Solar Power Rising in Popularity, Prices Are Down, but There’s Still a Problem

The small and sunny town of Del Norte, and most of southwestern Colorado’s San Luis Valley, is served by one major power line. It comes in the valley through stretches of the Rio Grande National Forest, where long periods of drought and spruce beetle infestations have led to significantly higher fire danger in the last 15 years.

Del Norte is the example of a community at risk, and one that needs to find creative solutions to a possible grid disaster.

In Del Norte, the Public Works Supervisor Kevin Larimore shows off an array of solar panels that provide electricity for the town's water supply.

Dan Boyce/Inside Energy / Dan Boyce/Inside Energy

In Del Norte, the Public Works Supervisor Kevin Larimore shows off an array of solar panels that provide electricity for the town's water supply.


“If that line was to go down, then most of the valley I think would lose electrical power,” said Del Norte Public Works Supervisor Kevin Larimore.

He was standing among a field of solar panels which help power the city’s water supply. Del Norte also has solar installed outside the town hall, the town general store, and on top of the police department. The city uses the solar panels to lower municipal electric bills.  Ironically, what they can’t be used for is what may be most needed:  a backup power supply when electricity is cut off.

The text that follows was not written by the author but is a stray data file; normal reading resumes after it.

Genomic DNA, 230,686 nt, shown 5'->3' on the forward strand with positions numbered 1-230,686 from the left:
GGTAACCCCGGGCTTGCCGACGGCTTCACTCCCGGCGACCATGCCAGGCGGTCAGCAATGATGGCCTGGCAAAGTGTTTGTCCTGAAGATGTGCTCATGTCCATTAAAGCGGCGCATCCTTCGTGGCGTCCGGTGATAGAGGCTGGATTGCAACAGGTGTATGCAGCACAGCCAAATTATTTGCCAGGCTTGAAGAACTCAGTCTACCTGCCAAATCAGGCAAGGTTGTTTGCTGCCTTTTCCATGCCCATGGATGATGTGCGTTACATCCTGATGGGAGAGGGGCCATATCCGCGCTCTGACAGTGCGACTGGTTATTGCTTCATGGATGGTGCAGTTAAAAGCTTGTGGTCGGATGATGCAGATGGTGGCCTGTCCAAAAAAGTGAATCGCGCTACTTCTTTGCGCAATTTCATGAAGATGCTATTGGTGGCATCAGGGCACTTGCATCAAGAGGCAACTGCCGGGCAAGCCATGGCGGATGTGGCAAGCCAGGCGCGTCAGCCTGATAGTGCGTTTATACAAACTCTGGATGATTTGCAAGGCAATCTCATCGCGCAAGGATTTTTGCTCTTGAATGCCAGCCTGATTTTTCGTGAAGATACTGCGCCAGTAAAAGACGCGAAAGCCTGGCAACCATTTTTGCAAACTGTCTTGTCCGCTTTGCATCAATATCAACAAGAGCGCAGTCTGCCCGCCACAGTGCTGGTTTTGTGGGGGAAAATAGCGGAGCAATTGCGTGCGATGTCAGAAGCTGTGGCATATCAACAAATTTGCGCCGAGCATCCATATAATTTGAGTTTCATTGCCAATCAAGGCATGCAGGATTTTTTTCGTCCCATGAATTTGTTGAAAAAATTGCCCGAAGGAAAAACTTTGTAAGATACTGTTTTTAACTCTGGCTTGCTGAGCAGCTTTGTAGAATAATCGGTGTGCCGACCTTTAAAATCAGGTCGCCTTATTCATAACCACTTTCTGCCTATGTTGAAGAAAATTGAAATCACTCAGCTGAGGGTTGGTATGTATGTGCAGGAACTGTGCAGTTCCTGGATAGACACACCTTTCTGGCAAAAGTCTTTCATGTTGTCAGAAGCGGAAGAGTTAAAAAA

Del Norte’s solar panels work in the same way the vast majority of solar works in this country:  If the outside power supply is cut off, the panels become instantly lifeless.

This solar power conundrum came into sharp focus nearly two years ago when Hurricane Sandy thrashed the east coast, causing widespread blackouts that sometimes lasted for weeks. James Newcomb, managing director of the Rocky Mountain Institute, said while New Jersey has hundreds of megawatts of solar power,  it was rendered useless because of perhaps antiquated connections to the  larger power grid.

But that might be slowly changing. Inside Energy’s series, The Solar Challenge, has the details.

One thought on “Solar Power Rising in Popularity, Prices Are Down, but There’s Still a Problem

  1. I would use alternative energy even if it were slightly more expensive, but not because I believe oil based energy is too precious or too polluting or caused wars. War is the health of govt. War is a racket. It destroys wealth on net but is good for defense contractors and increasing govt. power. Therefore, as long as we have govt., we will have war. Oil is just an excuse for fighting.

    I want to get off the grid so I will increase my freedom, be more independent, and not support the energy monopoly, which is made possible by govt. Individual independence is more efficient and conducive to life. I don’t support the concept of giving away my power to a gang. If my neighbors do so, that is their choice. I wish them well, but I don’t acknowledge their right to force me to join them.

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